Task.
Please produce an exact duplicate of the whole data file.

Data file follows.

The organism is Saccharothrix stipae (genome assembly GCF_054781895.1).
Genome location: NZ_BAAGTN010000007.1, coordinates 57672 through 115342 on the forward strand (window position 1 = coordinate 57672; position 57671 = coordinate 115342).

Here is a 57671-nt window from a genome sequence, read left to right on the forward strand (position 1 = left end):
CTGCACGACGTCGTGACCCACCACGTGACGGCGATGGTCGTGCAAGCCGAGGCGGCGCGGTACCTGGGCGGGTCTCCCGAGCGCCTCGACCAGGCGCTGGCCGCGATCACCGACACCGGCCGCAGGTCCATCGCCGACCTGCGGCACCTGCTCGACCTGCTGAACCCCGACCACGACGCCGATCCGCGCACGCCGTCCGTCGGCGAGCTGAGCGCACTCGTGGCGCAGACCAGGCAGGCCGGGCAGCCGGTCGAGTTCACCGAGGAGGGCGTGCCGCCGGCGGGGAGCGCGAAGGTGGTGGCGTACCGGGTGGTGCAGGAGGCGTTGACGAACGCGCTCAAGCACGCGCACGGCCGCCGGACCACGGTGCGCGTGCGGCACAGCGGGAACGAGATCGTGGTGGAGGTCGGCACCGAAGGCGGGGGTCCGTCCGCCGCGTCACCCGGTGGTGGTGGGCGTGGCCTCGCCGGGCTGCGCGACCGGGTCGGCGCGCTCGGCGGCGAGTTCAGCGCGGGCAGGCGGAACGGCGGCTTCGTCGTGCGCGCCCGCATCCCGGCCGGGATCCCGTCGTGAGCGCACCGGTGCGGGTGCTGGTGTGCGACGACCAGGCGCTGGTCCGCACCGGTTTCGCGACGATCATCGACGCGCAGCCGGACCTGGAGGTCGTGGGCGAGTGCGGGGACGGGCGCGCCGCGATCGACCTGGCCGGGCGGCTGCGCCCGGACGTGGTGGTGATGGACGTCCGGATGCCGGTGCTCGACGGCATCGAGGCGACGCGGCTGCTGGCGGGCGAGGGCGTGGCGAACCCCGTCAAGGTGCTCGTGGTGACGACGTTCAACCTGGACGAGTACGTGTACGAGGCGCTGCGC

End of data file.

The organism is Saccharothrix stipae (genome assembly GCF_054781895.1).
Genome location: NZ_BAAGTN010000007.1, coordinates 57672 through 115342 on the forward strand (window position 1 = coordinate 57672; position 57671 = coordinate 115342).

Here is a 57671-nt window from a genome sequence, read left to right on the forward strand (position 1 = left end):
CTGCACGACGTCGTGACCCACCACGTGACGGCGATGGTCGTGCAAGCCGAGGCGGCGCGGTACCTGGGCGGGTCTCCCGAGCGCCTCGACCAGGCGCTGGCCGCGATCACCGACACCGGCCGCAGGTCCATCGCCGACCTGCGGCACCTGCTCGACCTGCTGAACCCCGACCACGACGCCGATCCGCGCACGCCGTCCGTCGGCGAGCTGAGCGCACTCGTGGCGCAGACCAGGCAGGCCGGGCAGCCGGTCGAGTTCACCGAGGAGGGCGTGCCGCCGGCGGGGAGCGCGAAGGTGGTGGCGTACCGGGTGGTGCAGGAGGCGTTGACGAACGCGCTCAAGCACGCGCACGGCCGCCGGACCACGGTGCGCGTGCGGCACAGCGGGAACGAGATCGTGGTGGAGGTCGGCACCGAAGGCGGGGGTCCGTCCGCCGCGTCACCCGGTGGTGGTGGGCGTGGCCTCGCCGGGCTGCGCGACCGGGTCGGCGCGCTCGGCGGCGAGTTCAGCGCGGGCAGGCGGAACGGCGGCTTCGTCGTGCGCGCCCGCATCCCGGCCGGGATCCCGTCGTGAGCGCACCGGTGCGGGTGCTGGTGTGCGACGACCAGGCGCTGGTCCGCACCGGTTTCGCGACGATCATCGACGCGCAGCCGGACCTGGAGGTCGTGGGCGAGTGCGGGGACGGGCGCGCCGCGATCGACCTGGCCGGGCGGCTGCGCCCGGACGTGGTGGTGATGGACGTCCGGATGCCGGTGCTCGACGGCATCGAGGCGACGCGGCTGCTGGCGGGCGAGGGCGTGGCGAACCCCGTCAAGGTGCTCGTGGTGACGACGTTCAACCTGGACGAGTACGTGTACGAGGCGCTGCGC